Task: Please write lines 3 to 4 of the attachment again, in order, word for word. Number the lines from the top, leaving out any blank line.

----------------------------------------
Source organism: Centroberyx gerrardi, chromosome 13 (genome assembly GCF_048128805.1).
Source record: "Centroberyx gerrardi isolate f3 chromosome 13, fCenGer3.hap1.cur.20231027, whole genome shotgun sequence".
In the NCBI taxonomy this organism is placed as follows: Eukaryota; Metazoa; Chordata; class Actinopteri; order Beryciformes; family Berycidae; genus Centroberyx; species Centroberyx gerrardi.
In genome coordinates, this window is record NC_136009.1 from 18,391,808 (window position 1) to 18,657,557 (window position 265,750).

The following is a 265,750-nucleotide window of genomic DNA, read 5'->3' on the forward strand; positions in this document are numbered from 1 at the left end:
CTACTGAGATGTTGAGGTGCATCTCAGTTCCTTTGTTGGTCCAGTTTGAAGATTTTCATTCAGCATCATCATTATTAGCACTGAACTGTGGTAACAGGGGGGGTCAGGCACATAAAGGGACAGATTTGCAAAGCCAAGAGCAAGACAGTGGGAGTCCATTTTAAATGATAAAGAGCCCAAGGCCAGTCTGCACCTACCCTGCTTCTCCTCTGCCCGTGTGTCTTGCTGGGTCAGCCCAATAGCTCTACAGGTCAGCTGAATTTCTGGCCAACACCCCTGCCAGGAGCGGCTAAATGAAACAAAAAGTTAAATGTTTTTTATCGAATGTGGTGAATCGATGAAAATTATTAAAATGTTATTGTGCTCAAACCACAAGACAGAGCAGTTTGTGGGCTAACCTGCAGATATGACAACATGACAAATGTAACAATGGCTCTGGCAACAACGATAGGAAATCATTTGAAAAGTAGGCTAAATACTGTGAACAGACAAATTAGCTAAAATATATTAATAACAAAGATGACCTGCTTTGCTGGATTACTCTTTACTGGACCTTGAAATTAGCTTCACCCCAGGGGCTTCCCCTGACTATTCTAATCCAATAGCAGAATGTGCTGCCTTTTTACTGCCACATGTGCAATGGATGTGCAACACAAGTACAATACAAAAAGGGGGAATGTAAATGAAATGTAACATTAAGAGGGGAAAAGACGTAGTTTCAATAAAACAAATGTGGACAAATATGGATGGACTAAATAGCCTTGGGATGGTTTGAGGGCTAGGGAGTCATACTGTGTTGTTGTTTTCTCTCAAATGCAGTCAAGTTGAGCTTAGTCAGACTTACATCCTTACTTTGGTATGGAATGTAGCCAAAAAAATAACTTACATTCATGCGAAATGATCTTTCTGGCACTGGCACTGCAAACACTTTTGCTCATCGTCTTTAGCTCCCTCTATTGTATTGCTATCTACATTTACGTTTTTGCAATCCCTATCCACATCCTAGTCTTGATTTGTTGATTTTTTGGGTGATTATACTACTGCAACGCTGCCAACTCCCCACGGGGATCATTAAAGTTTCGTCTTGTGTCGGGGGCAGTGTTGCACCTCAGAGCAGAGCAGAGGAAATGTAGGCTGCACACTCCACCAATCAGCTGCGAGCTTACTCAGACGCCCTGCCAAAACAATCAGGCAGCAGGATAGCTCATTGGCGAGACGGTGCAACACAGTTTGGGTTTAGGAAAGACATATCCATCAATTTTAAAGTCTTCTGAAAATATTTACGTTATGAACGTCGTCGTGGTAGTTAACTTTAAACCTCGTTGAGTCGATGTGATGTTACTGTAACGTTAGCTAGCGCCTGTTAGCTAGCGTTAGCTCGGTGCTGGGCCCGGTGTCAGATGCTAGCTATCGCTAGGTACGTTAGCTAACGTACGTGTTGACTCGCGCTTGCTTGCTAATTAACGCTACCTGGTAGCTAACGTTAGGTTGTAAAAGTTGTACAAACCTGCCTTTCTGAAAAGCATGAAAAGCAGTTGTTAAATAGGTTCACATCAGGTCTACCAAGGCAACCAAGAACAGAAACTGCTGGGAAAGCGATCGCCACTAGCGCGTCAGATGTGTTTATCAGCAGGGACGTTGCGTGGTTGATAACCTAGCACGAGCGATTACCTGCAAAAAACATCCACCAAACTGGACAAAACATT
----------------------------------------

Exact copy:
In the NCBI taxonomy this organism is placed as follows: Eukaryota; Metazoa; Chordata; class Actinopteri; order Beryciformes; family Berycidae; genus Centroberyx; species Centroberyx gerrardi.
In genome coordinates, this window is record NC_136009.1 from 18,391,808 (window position 1) to 18,657,557 (window position 265,750).